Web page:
The dark, rainy streets. The shadowy alleys. Women looking at the middle distance through a PI’s grimy office window. A nightclub of questionable legality where all the big players happen to patronize. Synaptic highways, pia mater, and personified mental functions. Dropout’s Dimension 20: Mentopolis has it all in this mash-up of Osmosis Jones/Inside Out and noir film. And it’s a hit right out of the gate!
Series creator Brennan Lee Mulligan (he/him) is the game master for this season, which uses the Kids on Bikes tabletopsystem modified to fit a film noir theme. He is joined by a table of players both new and returning to the Dome. Series regular Siobhan Thompson (she/her) plays Imelda Pulse, a femme fatale-type. Returning player Danielle Radford (she/her; Misfits & Magic) plays reporter Anastasia Tension, while Um, Actually host Mike Trapp (he/him; Escape from the Bloodkeep) plays private eye Hunch Curio. New players include Alex Song-Xia (they/them) who plays the newsie Conrad Schintz, Dungeons & Daddies’s Freddie Wong (he/him) playing nightclub owner Dan Fucks, and Crash Course’s Hank Green (he/him) playing The Fix. Set in the mind of “the big guy”, this six-episode series follows this group of mental functions as they begin to uncover a plot that might lead their body down a path he might regret.
The initial episode of Mentopolis is a real delight. Set in the grimy underworld one expects from a film noir setting, this campaign is just chock full of tropes. Every classic, over-the-top noir scene you can think of is playing out inside the city/brain in the best way. Noir fits so well into the kinds of genre-specific work that we’ve come to love in past seasons of Dimension 20, and the exaggerated personalities and dramatic monologues play so well into a tabletop format. It is clear how much of a pleasure it is going to be to enjoy every hardboiled minute of this six-episode side adventure. The art direction of this season, as well, is just incredible. Rick Perry, Carlos Luna, and the production and art teams do a fantastic job overlaying noir aesthetic on the miniature set. Of particular note is the excellent lighting decisions and the inclusion of a track system that delivers moxie tokens to the players when they fail a roll.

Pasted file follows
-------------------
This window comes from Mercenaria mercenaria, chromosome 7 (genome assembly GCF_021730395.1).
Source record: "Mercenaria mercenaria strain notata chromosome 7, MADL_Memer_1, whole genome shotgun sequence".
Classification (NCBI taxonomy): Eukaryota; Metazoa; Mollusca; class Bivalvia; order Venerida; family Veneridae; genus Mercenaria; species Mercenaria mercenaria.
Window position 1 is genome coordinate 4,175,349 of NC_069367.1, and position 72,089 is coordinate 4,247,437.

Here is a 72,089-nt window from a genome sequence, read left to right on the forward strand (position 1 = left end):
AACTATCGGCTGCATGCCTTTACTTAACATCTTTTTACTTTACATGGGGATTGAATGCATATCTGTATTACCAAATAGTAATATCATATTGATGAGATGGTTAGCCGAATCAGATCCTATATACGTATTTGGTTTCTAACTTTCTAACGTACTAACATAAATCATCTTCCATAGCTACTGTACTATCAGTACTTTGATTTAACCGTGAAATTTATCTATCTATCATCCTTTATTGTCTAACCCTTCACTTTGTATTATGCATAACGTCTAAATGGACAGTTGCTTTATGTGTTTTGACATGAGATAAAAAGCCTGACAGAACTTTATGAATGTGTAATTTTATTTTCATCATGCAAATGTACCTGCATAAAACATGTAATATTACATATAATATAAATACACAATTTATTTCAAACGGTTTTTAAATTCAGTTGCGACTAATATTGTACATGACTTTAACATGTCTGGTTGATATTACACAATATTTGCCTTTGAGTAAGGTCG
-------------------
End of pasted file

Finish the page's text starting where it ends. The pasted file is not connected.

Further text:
There are a lot of really great moments in this first episode from every person at this table, but Song-Xia’s Conrad and Green’s The Fix are particular standouts. Conrad’s demure, soft-spoken newsie who rearranges the pages of the newspaper hoping that readers will start with what he considers the most important story breaks the mold in such a fun and unexpected way. And Green’s The Fix is a pleasant surprise for the ease at which he is brought to the table. In particular, I personally was convinced that newly-crowned Internet’s Favorite Bisexual Hank Green was going to be flustered interacting with Mulligan (which I mean very much in a positive way). What a delight it is to see, however, that Green has unexpectedly turned the tables and flustered Mulligan with a perfectly delivered monologue on snake dicks.
I will admit I am biased about this season. I’m a huge fan of Dimension 20, Brennan Lee Mulligan, Dropout content in general, and Hank Green, so this season was basically made for me personally. That being said, I do think that this might be a perfect first episode of what promises to be a great campaign. I can’t wait to see what noir trope the Prefrontal PIs are going to end up in next!
The first episode of Dimension 20: Mentopolis and the corresponding post-episode chat show Adventuring Party, as well as all episodes of previous seasons of Dimension 20, Adventuring Party, and Adventuring Academy, are available on Dropout. Some seasons and select episodes are also available on YouTube. Materials for Hunters Entertainment’s Kids on Bikes and other tabletop roleplaying games can be found at your local independent bookstore, game store, and many comic book stores, as well as on the Hunters Entertainment website and digitally from sites like Roll20.